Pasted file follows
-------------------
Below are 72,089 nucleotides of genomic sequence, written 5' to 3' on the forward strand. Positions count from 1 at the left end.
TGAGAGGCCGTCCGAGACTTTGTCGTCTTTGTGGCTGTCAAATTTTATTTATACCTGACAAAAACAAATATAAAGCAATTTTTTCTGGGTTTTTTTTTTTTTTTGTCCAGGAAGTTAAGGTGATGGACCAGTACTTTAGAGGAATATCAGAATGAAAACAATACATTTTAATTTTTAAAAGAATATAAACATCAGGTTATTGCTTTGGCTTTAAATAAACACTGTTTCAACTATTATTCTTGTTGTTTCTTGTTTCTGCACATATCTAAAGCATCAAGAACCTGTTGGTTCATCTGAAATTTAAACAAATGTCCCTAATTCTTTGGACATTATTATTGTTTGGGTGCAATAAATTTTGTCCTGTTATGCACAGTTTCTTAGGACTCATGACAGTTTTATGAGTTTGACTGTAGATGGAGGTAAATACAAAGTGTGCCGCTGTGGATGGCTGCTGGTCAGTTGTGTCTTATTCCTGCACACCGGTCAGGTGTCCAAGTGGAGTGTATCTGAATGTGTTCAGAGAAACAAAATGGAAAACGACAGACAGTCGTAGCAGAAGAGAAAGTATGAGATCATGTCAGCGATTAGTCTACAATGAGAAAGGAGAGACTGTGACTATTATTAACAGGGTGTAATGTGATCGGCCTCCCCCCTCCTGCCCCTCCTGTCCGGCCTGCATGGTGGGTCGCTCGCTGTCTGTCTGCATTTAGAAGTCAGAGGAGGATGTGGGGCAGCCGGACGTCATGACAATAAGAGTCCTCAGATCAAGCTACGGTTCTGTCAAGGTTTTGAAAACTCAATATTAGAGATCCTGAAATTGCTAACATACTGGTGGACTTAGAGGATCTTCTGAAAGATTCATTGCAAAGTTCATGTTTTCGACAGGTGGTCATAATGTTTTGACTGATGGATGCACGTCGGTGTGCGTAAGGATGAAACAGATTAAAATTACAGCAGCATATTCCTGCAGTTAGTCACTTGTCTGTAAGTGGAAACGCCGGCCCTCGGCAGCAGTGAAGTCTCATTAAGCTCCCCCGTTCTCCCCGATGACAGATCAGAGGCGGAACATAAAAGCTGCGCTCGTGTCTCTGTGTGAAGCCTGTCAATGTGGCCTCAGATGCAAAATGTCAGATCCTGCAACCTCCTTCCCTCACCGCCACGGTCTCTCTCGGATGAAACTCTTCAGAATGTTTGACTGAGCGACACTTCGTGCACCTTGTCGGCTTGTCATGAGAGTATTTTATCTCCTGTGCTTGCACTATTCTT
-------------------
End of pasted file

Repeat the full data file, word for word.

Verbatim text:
Below are 72,089 nucleotides of genomic sequence, written 5' to 3' on the forward strand. Positions count from 1 at the left end.
TGAGAGGCCGTCCGAGACTTTGTCGTCTTTGTGGCTGTCAAATTTTATTTATACCTGACAAAAACAAATATAAAGCAATTTTTTCTGGGTTTTTTTTTTTTTTTGTCCAGGAAGTTAAGGTGATGGACCAGTACTTTAGAGGAATATCAGAATGAAAACAATACATTTTAATTTTTAAAAGAATATAAACATCAGGTTATTGCTTTGGCTTTAAATAAACACTGTTTCAACTATTATTCTTGTTGTTTCTTGTTTCTGCACATATCTAAAGCATCAAGAACCTGTTGGTTCATCTGAAATTTAAACAAATGTCCCTAATTCTTTGGACATTATTATTGTTTGGGTGCAATAAATTTTGTCCTGTTATGCACAGTTTCTTAGGACTCATGACAGTTTTATGAGTTTGACTGTAGATGGAGGTAAATACAAAGTGTGCCGCTGTGGATGGCTGCTGGTCAGTTGTGTCTTATTCCTGCACACCGGTCAGGTGTCCAAGTGGAGTGTATCTGAATGTGTTCAGAGAAACAAAATGGAAAACGACAGACAGTCGTAGCAGAAGAGAAAGTATGAGATCATGTCAGCGATTAGTCTACAATGAGAAAGGAGAGACTGTGACTATTATTAACAGGGTGTAATGTGATCGGCCTCCCCCCTCCTGCCCCTCCTGTCCGGCCTGCATGGTGGGTCGCTCGCTGTCTGTCTGCATTTAGAAGTCAGAGGAGGATGTGGGGCAGCCGGACGTCATGACAATAAGAGTCCTCAGATCAAGCTACGGTTCTGTCAAGGTTTTGAAAACTCAATATTAGAGATCCTGAAATTGCTAACATACTGGTGGACTTAGAGGATCTTCTGAAAGATTCATTGCAAAGTTCATGTTTTCGACAGGTGGTCATAATGTTTTGACTGATGGATGCACGTCGGTGTGCGTAAGGATGAAACAGATTAAAATTACAGCAGCATATTCCTGCAGTTAGTCACTTGTCTGTAAGTGGAAACGCCGGCCCTCGGCAGCAGTGAAGTCTCATTAAGCTCCCCCGTTCTCCCCGATGACAGATCAGAGGCGGAACATAAAAGCTGCGCTCGTGTCTCTGTGTGAAGCCTGTCAATGTGGCCTCAGATGCAAAATGTCAGATCCTGCAACCTCCTTCCCTCACCGCCACGGTCTCTCTCGGATGAAACTCTTCAGAATGTTTGACTGAGCGACACTTCGTGCACCTTGTCGGCTTGTCATGAGAGTATTTTATCTCCTGTGCTTGCACTATTCTT